The following Share Incentives practice note provides comprehensive and up to date legal information covering:
EMI Review: In the Spring Budget 2020, the government announced that it will review the EMI scheme to ensure that it provides support for high-growth companies to recruit and retain the best talent so they can scale up effectively, and to examine whether more companies should be able to have access to the scheme. This suggests that the government may be considering less restrictive eligibility criteria for companies who wish to offer an EMI scheme, therefore potentially increasing the number of companies who qualify to operate EMI schemes. See News Analysis: Spring Budget 2020—Tax analysis.
Not realising a disqualifying event has occurred is one of the most common reasons why unintended income tax and National Insurance contributions (NICs) (employer’s and employee’s) may become payable on the exercise of enterprise management incentives (EMI) options. Therefore, EMI eligibility is not just based on a snapshot of the company at the time the scheme is launched but requires ongoing monitoring.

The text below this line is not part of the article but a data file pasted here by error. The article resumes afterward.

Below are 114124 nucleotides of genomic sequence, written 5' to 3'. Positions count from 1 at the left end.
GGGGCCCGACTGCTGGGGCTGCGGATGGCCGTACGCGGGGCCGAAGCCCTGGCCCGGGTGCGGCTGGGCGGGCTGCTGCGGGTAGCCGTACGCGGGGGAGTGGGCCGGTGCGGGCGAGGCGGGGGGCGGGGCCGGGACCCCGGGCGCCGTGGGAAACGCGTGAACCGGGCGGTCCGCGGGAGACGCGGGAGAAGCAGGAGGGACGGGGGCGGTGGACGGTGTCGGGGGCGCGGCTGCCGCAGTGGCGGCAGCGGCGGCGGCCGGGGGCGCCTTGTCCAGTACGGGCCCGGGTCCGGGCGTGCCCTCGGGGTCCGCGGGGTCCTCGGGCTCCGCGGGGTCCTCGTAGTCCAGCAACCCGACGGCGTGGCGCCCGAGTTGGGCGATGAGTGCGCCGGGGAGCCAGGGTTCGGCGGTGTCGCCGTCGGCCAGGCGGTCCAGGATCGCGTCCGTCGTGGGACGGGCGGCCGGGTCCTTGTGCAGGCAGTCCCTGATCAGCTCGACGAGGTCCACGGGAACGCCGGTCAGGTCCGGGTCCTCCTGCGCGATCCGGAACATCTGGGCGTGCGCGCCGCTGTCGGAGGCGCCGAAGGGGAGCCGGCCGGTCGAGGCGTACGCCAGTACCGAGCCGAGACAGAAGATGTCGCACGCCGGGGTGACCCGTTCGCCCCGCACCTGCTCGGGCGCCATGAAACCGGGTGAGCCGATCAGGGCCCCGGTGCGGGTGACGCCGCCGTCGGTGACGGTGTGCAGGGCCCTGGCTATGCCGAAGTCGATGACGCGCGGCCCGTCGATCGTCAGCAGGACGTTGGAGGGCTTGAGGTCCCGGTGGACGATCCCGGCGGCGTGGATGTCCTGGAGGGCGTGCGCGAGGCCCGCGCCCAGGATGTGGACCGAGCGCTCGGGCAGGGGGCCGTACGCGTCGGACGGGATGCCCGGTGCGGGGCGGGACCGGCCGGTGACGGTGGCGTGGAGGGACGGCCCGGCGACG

This Practice Note examines the following:
what are the consequences of a disqualifying event:
on a market value EMI option, and
on a discounted EMI option?
what are the disqualifying events:
relating to the company
relating to the employees
relating to varying the terms of the option
relating to the alteration of share capital
relating to share conversions, and
relating to granting options pursuant to company share option
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